In what seemed only moments, he and Weasel had returned, resuming their disrespectful practice of prodding me forward. “Ha ha ha, that was some joke, eh?” I laughed nervously. “I had the camera all the time.”
“Very funny, Pops — nearly as funny as the time you had me and Slug search the beach for your Palm Pilot, until we remembered that you don’t own one!” Weasel chortled, poking me expertly in the small of the back with his walking stick.

Finally we reached the river, where I passed the time entertaining fantasies of pushing both of them into the glacier-fed waters. It fell to me, as their father, to provide these impressionable young boys with an example of maturity and good sense. This was a bit of a problem, since I had managed to grow to adulthood without acquiring either.

Slug seemed to respect and understand this, as he retrieved his hat from the patch of stinging nettles where I had thrown it. “You sure are a scalawag,” he guffawed, tossing my wallet into the bottom of a ravine.

The trip back to the car was even worse, if possible. Weasel amused himself by running laps around me, loudly keeping count. Slug jogged ahead, ostentatiously taking naps whenever he found a comfortable bed of pine needles. I found their vulgar display of physical prowress very distasteful, and said so:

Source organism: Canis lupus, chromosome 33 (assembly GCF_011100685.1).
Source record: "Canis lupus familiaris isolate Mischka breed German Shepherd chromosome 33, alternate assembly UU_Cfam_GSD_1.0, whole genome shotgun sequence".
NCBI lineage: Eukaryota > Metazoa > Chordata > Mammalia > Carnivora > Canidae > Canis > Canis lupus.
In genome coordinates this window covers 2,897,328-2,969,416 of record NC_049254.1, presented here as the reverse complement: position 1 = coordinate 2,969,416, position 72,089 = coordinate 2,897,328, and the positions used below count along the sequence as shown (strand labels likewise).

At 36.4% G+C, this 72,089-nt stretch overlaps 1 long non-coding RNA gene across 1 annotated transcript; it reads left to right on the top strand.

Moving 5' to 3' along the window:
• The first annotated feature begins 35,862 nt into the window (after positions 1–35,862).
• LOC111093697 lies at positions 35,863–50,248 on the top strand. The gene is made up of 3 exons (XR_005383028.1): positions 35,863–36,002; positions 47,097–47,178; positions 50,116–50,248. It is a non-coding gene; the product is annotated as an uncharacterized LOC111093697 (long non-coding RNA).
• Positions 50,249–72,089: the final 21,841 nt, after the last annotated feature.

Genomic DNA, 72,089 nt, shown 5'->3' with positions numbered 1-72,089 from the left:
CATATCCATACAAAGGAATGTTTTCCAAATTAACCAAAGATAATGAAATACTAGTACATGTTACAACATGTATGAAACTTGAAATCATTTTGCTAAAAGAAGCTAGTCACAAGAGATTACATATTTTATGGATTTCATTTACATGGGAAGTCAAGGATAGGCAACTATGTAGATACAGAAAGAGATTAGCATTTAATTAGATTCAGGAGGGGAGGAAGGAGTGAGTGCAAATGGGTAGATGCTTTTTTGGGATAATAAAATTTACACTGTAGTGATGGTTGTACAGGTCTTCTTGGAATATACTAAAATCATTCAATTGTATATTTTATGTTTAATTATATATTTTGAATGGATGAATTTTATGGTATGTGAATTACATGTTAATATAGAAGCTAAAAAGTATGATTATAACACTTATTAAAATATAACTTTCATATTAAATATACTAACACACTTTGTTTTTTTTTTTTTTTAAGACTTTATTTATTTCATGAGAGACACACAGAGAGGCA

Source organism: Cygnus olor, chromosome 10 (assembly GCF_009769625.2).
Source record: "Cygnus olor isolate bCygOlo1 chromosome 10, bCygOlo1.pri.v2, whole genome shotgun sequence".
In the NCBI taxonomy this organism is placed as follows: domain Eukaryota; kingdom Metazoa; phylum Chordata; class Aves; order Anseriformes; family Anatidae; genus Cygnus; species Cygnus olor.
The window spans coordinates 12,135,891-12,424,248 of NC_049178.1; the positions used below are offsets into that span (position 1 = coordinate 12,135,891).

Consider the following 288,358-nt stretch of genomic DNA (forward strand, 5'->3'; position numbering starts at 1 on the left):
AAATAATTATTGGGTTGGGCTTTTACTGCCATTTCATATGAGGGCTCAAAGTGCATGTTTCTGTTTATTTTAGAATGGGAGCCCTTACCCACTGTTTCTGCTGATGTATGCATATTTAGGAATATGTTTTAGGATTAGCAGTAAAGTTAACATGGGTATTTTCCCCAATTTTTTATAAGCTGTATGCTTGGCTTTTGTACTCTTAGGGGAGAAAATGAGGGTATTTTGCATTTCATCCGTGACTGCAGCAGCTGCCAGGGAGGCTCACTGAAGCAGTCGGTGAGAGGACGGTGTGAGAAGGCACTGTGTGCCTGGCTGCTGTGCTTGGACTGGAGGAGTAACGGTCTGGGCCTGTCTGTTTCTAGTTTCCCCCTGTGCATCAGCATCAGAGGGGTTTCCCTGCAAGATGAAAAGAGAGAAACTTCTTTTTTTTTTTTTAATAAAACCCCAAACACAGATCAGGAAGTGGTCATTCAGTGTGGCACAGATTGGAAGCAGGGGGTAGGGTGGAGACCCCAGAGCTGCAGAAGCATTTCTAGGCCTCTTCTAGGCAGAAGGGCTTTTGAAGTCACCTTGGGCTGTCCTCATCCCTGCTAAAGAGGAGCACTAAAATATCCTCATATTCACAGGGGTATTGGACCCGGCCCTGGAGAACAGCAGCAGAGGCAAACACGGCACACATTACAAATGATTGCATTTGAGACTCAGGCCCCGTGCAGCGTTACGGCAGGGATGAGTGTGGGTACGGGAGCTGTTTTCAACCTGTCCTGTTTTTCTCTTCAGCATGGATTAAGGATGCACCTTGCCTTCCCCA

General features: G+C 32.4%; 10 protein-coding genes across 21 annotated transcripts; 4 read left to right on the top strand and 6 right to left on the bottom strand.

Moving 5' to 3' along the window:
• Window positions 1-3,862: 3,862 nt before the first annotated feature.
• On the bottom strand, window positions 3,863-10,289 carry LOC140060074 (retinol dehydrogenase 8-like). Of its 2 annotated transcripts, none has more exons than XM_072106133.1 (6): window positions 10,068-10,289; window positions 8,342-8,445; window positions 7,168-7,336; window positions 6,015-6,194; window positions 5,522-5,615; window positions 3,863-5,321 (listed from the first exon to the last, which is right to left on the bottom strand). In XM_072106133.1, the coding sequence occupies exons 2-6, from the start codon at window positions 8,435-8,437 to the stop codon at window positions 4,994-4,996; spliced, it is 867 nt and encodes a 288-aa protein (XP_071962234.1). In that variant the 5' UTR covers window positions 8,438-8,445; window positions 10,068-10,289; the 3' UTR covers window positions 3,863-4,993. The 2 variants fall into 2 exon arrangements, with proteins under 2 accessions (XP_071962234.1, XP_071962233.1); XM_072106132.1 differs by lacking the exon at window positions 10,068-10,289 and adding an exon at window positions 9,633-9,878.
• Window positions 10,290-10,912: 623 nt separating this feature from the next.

“I find your vulgar display of physical prowress very distasteful.”

As I sagged into the driver’s seat of my little bronze car, muscles aching and gasping for breath, I took the only revenge possible:
“There I was in the woods. The rain was pouring down, and my M-16 was slung across my back. Suddenly, the Sergeant-Major popped out from behind a tree. ‘Gimme 20 pushups’, he roared … ”

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This posting made in honor of Pat McManus, author of many hilarious short stories.